Schumer: New FBI Warning About Truck Bombs At High-Profile Nyc Sites Shows Need For Comprehensive Anti-Terror Truck-Bomb Plan
Internal NYPD memo released this week warns of terrorists getting truck licences to use tanker trucks as WMDs such a gas tanker truck went missing in NJ last month
Warning shows need for background checks of all truck drivers, mandated tracking technology, database to monitor hazardous materials traveling by road, and federal funds to pay overtime for NYPD and Port Authority cops now
Armed with FBI information released over the last two weeks indicating terrorists may use truck bombs to attack highprofile targets like the Empire State Building and on the heels of this week's announcement of credible intelligence information pointing to terrorist attacks in the USA this summer US Senator Charles E. Schumer today renewed his push for a comprehensive antiterrorist truckbomb plan.
After 14 months of Schumer's urging, the US Transportation Security Administration finally implemented requirements for background checks for every truck driver carrying hazardous materials including gasoline. Schumer today said the federal government needs to build on this and require background checks of all truck drivers, tracking devices in every truck, a database to monitor hazardous materials traveling by road, and federal funds to pay overtime for NYPD and Port Authority cops now checking all trucks entering NYC.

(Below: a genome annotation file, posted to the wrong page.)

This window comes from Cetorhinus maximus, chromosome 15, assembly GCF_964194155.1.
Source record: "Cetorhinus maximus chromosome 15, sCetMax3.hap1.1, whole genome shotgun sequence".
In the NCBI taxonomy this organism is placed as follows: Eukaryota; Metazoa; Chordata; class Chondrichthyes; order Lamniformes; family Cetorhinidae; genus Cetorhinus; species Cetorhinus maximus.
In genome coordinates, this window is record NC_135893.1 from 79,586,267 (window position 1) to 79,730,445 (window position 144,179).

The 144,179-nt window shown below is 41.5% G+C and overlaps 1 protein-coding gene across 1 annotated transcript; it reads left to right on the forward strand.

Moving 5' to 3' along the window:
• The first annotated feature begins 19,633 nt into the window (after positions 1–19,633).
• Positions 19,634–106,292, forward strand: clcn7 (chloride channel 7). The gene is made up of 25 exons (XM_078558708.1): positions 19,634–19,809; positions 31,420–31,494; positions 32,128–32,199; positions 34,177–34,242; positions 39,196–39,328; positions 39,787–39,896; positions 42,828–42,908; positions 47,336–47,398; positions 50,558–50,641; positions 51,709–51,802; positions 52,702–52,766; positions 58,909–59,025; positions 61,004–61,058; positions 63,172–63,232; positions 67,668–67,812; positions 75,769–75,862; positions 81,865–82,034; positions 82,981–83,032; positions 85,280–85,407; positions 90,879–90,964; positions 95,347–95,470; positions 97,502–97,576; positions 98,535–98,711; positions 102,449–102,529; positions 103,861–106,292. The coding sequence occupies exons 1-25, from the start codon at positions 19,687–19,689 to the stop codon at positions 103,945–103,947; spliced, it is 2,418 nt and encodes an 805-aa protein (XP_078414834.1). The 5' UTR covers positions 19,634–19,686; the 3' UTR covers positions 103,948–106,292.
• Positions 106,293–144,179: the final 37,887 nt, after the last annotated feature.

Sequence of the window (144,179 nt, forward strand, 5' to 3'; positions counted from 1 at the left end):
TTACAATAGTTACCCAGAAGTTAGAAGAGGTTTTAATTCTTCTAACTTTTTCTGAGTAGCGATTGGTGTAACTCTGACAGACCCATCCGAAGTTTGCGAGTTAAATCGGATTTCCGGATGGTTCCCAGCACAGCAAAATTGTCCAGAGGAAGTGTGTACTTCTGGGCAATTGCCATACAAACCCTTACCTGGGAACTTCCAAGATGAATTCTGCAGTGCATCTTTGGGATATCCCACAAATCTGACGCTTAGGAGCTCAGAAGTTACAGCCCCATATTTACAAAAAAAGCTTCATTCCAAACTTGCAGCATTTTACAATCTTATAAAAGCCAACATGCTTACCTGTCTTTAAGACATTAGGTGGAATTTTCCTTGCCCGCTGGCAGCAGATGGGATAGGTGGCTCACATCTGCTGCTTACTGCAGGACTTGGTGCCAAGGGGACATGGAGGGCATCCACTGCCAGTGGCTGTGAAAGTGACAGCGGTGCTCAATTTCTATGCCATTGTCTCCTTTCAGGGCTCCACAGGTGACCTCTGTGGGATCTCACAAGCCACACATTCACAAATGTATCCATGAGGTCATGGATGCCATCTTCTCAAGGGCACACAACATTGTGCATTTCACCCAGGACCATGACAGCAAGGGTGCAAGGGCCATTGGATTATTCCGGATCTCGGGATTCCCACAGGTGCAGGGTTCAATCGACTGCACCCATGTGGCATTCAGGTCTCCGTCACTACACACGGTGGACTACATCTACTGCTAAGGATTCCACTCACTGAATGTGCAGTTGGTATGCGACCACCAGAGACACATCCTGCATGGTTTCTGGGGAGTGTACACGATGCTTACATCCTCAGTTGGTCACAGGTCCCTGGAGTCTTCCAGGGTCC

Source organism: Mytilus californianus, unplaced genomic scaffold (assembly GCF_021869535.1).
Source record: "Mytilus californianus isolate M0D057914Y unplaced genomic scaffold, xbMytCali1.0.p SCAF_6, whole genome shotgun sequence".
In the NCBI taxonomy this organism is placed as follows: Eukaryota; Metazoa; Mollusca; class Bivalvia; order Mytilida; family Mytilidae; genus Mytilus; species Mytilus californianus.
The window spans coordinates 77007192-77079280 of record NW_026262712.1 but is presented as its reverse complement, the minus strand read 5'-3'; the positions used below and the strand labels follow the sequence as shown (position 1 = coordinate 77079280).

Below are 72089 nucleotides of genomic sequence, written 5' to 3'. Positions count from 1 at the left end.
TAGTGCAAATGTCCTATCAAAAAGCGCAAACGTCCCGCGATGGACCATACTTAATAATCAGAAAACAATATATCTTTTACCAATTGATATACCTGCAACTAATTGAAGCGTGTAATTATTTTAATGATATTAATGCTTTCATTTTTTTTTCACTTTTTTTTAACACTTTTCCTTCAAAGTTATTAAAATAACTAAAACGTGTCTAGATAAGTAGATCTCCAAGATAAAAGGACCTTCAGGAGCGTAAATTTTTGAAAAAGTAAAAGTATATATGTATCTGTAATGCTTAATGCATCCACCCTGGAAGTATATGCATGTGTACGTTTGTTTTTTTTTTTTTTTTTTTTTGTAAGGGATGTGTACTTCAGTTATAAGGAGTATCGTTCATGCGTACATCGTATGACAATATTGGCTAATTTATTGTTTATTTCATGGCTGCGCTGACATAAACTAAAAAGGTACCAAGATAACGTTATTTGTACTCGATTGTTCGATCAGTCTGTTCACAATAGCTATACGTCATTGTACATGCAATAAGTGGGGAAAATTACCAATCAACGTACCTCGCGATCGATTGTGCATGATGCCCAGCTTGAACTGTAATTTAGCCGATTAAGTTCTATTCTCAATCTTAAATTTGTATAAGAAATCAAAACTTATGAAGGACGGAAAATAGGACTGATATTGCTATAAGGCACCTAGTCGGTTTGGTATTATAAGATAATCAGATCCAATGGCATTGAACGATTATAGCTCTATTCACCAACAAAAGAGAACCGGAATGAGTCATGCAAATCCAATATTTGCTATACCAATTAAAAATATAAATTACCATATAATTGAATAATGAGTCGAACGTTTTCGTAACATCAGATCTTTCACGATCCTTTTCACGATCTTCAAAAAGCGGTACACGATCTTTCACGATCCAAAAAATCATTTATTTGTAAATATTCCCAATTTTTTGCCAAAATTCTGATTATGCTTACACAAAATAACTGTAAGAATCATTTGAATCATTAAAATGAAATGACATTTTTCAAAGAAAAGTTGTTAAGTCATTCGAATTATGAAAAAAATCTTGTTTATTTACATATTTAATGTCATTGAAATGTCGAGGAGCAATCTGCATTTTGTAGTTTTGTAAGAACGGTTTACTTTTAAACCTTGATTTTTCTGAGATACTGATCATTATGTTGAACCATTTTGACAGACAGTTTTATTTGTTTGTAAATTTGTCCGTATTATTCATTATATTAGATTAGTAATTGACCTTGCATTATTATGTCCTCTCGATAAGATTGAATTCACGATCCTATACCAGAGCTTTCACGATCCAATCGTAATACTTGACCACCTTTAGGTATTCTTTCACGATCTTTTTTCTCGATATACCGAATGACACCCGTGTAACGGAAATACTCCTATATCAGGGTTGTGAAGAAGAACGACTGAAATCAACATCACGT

"If there's one thing that we've learned since 9/11, it's that the terrorists are smart and hit us where we're weak, not where we're strong," Schumer said. "We've strengthened air security, so now they are looking harder at our ports and our roads. We finally require background checks for HAZMAT truck drivers, so now we have to worry even more about regular tractortrailer truck drivers. Closing a gaping security hole in one area doesn't mean we can let up the pressure anywhere else."
On Wednesday, the federal government put 18,000 law enforcement agencies from coast to coast on alert that they have credible, corroborating intelligence indicating Al Qaeda intends to strike again in the United States this summer. And late last week, it was revealed that the FBI had received information that terrorists may use truck bombs to attack highprofile targets like the Empire State Building.
In response, New York Police Department and Port Authority Police personnel have begun to check trucks entering the city via bridges and tunnels. There are approximately 36 million trips by trucks across metropolitan New York bridges and tunnels every year, based on toll receipts from the Port Authority, Metropolitan Transportation Authority (MTA), and Nassau County Bridge Authority.
An internal NYPD memo released this week also shows that top police officials fear that New York will be hit with another Al Qaeda terror strike. The NYPD memo, originally written to the City's Office of Emergency Management, focuses in particular on the threat from truck bombs. The NYPD memo lists a range of assaults that terrorists either have been "trained" or "directed" to pursue in New York, including acquiring commercial driver's licenses in order to use tanker trucks as improvised Weapons of Mass Destruction. The memo emphasizes that a truck bomb was the "preferred" method for detonating a "large... improvised explosive device."